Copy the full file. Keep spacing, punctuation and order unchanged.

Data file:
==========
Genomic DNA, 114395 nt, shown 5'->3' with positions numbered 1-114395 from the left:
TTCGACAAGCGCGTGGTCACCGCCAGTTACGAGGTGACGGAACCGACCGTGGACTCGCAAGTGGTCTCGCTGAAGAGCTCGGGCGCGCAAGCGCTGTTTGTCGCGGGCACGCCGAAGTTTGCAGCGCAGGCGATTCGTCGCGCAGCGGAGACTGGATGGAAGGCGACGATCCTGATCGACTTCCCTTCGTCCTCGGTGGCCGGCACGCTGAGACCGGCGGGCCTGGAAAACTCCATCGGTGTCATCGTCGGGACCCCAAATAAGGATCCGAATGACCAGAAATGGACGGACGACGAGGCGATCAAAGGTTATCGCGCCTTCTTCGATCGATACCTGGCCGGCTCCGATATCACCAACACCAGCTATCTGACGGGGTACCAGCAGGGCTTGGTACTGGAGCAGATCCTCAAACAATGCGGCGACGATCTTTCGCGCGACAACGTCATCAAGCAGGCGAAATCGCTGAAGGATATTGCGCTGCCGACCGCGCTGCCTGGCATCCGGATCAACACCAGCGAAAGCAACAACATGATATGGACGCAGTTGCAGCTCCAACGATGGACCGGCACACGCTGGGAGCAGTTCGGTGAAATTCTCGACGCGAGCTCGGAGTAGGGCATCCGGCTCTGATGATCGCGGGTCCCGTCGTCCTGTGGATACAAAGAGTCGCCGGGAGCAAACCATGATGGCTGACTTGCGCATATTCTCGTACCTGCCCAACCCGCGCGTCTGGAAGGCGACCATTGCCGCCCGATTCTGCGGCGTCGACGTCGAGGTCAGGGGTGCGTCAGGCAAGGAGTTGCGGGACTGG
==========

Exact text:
Genomic DNA, 114395 nt, shown 5'->3' with positions numbered 1-114395 from the left:
TTCGACAAGCGCGTGGTCACCGCCAGTTACGAGGTGACGGAACCGACCGTGGACTCGCAAGTGGTCTCGCTGAAGAGCTCGGGCGCGCAAGCGCTGTTTGTCGCGGGCACGCCGAAGTTTGCAGCGCAGGCGATTCGTCGCGCAGCGGAGACTGGATGGAAGGCGACGATCCTGATCGACTTCCCTTCGTCCTCGGTGGCCGGCACGCTGAGACCGGCGGGCCTGGAAAACTCCATCGGTGTCATCGTCGGGACCCCAAATAAGGATCCGAATGACCAGAAATGGACGGACGACGAGGCGATCAAAGGTTATCGCGCCTTCTTCGATCGATACCTGGCCGGCTCCGATATCACCAACACCAGCTATCTGACGGGGTACCAGCAGGGCTTGGTACTGGAGCAGATCCTCAAACAATGCGGCGACGATCTTTCGCGCGACAACGTCATCAAGCAGGCGAAATCGCTGAAGGATATTGCGCTGCCGACCGCGCTGCCTGGCATCCGGATCAACACCAGCGAAAGCAACAACATGATATGGACGCAGTTGCAGCTCCAACGATGGACCGGCACACGCTGGGAGCAGTTCGGTGAAATTCTCGACGCGAGCTCGGAGTAGGGCATCCGGCTCTGATGATCGCGGGTCCCGTCGTCCTGTGGATACAAAGAGTCGCCGGGAGCAAACCATGATGGCTGACTTGCGCATATTCTCGTACCTGCCCAACCCGCGCGTCTGGAAGGCGACCATTGCCGCCCGATTCTGCGGCGTCGACGTCGAGGTCAGGGGTGCGTCAGGCAAGGAGTTGCGGGACTGG